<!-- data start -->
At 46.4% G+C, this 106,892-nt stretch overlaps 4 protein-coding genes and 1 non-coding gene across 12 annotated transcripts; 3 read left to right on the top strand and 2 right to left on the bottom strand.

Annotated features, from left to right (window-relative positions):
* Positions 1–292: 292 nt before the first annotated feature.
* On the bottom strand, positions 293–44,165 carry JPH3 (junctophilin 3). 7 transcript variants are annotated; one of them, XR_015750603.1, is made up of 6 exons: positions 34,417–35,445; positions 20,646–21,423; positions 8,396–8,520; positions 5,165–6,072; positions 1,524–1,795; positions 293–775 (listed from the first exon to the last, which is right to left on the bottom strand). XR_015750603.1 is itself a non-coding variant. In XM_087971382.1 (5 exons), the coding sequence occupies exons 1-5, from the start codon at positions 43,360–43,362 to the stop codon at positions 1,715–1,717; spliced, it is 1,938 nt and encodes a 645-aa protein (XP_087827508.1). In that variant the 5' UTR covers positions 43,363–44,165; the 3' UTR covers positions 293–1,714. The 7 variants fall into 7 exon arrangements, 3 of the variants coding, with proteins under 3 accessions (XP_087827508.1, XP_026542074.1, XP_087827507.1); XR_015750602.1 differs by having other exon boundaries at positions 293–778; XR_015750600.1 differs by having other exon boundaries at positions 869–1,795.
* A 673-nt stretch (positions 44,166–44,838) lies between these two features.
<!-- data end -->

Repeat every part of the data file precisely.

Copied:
At 46.4% G+C, this 106,892-nt stretch overlaps 4 protein-coding genes and 1 non-coding gene across 12 annotated transcripts; 3 read left to right on the top strand and 2 right to left on the bottom strand.

Annotated features, from left to right (window-relative positions):
* Positions 1–292: 292 nt before the first annotated feature.
* On the bottom strand, positions 293–44,165 carry JPH3 (junctophilin 3). 7 transcript variants are annotated; one of them, XR_015750603.1, is made up of 6 exons: positions 34,417–35,445; positions 20,646–21,423; positions 8,396–8,520; positions 5,165–6,072; positions 1,524–1,795; positions 293–775 (listed from the first exon to the last, which is right to left on the bottom strand). XR_015750603.1 is itself a non-coding variant. In XM_087971382.1 (5 exons), the coding sequence occupies exons 1-5, from the start codon at positions 43,360–43,362 to the stop codon at positions 1,715–1,717; spliced, it is 1,938 nt and encodes a 645-aa protein (XP_087827508.1). In that variant the 5' UTR covers positions 43,363–44,165; the 3' UTR covers positions 293–1,714. The 7 variants fall into 7 exon arrangements, 3 of the variants coding, with proteins under 3 accessions (XP_087827508.1, XP_026542074.1, XP_087827507.1); XR_015750602.1 differs by having other exon boundaries at positions 293–778; XR_015750600.1 differs by having other exon boundaries at positions 869–1,795.
* A 673-nt stretch (positions 44,166–44,838) lies between these two features.